Archived

This topic is now archived and is closed to further replies.

urban addict 20324

Three Gorges Dam

14 posts in this topic

:w00t: Located near Yichang, in Hubei province, down river from the magnificent Three Gorges section on the Yangtze river, this great dam rises up and challenges the Yangtze. This is a very massive project for China to undertake and it lasts 16 years from 1993 to 2009. Sun Yat Sen, as far back as 1919, proposed a dam to be built, but the idea was dormant up to a few years before 1989, when the project was given the green light. This project costs $25 billion US dollars and involves building a dam around 2,000m long and 181m high with a ship elevator and locks. It will be used for flood control, power generation of 18.2 gigawatts, and improved navigation by allowing ships to go as far as Chongqing by the reservoir created. The Yangtze was dammed in 2003 and the first of the 26 power generators came online. A web of powerlines transfers this power to metro areas far, far away. The waters have started to rise and it will do so until 2009, when the reservoir reaches its planned level. This large man-made lake would moderate temperatures locally and cause more precipitation to fall, but it's also the source of a lot of controversy. The reservoir would permanently destroy many of the historical artifacts and landscapes as far as Chongqing upriver. A massive effort has been made to save some of these irreplaceable objects, but still it's not enough. Also, due to the reservoir, 1.13 million people have to be moved to avoid being submerged and that means demolishing a lot of the existing villages, towns, parts or the entire city, and the infrastructure. Mass demolitions are underway, tearing up everything and some people balk at having to move. The third matter is the river carries a lot of silt and there's fear of it piling up behind the dam, decreasing the resevoir's capacity to store water and requiring dredges to puck it up. Lastly, there's fear of this lake turning into a giant cesspool due to the river being moderately polluted when it reaches the dam, but there's a plan to reduce this pollution. Anyway, this is an engineering marvel for years to come. :) I'll snet pics later. -_-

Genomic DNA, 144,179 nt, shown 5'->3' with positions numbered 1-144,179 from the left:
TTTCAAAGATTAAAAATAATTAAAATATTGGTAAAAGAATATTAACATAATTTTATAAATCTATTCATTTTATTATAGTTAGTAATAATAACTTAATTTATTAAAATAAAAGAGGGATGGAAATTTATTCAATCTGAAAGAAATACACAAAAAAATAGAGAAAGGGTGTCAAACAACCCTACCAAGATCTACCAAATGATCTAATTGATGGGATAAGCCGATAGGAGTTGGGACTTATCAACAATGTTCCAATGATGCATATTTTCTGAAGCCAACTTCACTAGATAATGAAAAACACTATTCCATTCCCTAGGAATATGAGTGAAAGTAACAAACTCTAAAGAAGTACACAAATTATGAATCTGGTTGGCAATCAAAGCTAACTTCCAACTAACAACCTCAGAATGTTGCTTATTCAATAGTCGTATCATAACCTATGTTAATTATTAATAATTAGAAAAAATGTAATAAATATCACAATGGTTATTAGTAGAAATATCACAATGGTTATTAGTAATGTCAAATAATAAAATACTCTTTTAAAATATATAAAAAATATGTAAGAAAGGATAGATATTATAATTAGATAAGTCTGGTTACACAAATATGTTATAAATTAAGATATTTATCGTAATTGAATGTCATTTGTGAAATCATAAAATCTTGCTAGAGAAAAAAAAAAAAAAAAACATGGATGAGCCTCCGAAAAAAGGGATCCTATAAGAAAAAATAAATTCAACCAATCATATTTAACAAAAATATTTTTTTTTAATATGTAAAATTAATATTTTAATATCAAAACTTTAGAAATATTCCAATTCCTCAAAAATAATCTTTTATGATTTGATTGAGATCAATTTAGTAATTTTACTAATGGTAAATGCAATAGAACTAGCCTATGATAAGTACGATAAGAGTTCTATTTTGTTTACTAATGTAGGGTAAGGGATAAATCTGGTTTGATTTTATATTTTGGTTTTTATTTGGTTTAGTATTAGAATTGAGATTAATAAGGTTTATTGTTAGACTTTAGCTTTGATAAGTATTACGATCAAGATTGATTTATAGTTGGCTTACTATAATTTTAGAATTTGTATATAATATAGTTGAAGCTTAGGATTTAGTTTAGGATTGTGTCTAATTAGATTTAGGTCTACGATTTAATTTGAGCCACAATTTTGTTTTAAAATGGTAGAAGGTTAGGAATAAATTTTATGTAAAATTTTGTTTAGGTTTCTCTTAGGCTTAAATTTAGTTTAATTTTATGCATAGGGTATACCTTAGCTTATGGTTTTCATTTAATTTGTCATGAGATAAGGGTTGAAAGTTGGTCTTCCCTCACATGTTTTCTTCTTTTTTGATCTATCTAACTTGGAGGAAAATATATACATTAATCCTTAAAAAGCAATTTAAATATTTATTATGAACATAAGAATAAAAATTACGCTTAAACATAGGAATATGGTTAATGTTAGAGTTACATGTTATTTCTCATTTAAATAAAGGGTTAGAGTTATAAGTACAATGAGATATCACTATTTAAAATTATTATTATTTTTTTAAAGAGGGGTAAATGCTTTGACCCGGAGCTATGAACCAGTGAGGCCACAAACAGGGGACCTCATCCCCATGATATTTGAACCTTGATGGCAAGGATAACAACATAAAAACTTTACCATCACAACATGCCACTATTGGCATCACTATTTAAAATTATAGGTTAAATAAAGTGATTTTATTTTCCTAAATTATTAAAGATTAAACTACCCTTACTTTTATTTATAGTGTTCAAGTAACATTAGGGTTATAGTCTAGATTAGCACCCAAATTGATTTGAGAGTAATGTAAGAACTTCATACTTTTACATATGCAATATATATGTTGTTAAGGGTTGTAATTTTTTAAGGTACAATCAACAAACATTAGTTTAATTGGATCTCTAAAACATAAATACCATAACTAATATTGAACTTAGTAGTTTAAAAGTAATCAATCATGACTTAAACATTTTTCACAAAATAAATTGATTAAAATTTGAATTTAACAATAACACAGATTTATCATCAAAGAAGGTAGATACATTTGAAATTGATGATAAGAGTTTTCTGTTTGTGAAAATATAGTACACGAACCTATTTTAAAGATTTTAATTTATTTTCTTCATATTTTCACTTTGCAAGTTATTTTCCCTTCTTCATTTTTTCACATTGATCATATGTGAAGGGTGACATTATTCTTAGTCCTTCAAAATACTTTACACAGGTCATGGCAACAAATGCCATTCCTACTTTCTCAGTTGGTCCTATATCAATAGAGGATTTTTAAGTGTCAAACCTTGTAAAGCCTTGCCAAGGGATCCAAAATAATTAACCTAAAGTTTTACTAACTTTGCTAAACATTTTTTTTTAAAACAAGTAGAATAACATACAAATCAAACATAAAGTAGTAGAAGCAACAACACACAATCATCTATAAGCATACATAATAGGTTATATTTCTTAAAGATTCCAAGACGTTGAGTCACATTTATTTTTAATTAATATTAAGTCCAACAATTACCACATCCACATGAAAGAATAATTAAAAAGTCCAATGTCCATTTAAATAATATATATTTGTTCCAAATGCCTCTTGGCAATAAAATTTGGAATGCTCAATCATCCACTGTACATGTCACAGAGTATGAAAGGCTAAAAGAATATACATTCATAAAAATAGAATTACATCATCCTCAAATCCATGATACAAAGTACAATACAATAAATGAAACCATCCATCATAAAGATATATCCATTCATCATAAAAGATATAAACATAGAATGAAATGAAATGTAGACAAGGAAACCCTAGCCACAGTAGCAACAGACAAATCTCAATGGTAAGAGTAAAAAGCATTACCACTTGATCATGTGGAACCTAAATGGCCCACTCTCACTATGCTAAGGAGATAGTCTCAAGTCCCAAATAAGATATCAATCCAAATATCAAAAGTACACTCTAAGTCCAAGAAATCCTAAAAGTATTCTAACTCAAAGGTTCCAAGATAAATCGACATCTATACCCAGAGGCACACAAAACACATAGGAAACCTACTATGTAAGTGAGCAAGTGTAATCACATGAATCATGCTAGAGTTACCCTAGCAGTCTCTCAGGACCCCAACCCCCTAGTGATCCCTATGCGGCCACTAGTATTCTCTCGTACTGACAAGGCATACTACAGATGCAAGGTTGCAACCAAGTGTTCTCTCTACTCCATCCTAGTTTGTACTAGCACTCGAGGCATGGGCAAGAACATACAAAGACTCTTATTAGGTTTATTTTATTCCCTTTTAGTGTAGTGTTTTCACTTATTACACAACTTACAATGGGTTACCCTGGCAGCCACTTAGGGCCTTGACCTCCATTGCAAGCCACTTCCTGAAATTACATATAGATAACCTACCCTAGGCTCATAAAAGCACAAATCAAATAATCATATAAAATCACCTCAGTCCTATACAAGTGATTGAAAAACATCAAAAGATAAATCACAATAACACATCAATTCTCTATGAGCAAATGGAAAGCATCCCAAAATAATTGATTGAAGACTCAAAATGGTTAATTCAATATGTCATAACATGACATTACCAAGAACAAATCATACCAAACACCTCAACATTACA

Share this post


Link to post
Share on other sites


I remember seeing a show on Discovery about the Three Gorges. It looks mighty impressive. I'd love to see some pics, thanks!

Share this post


Link to post
Share on other sites

:) Some pics: gorge_med.jpgthree_gorges_dam_july13_2003_dg.jpgthree_gorges_dam_july13_2003_dg-thumb.jpg Some pics of the reservoir from space (not yet completed).

ch98.jpg Model of the dam.

dam-michel_gunther-3_gorges_300px.gifThree%20Gorges%20Dam.jpgthreegorges2_dam_1.jpg_39109416_aerial_afp200.jpg Construction pics.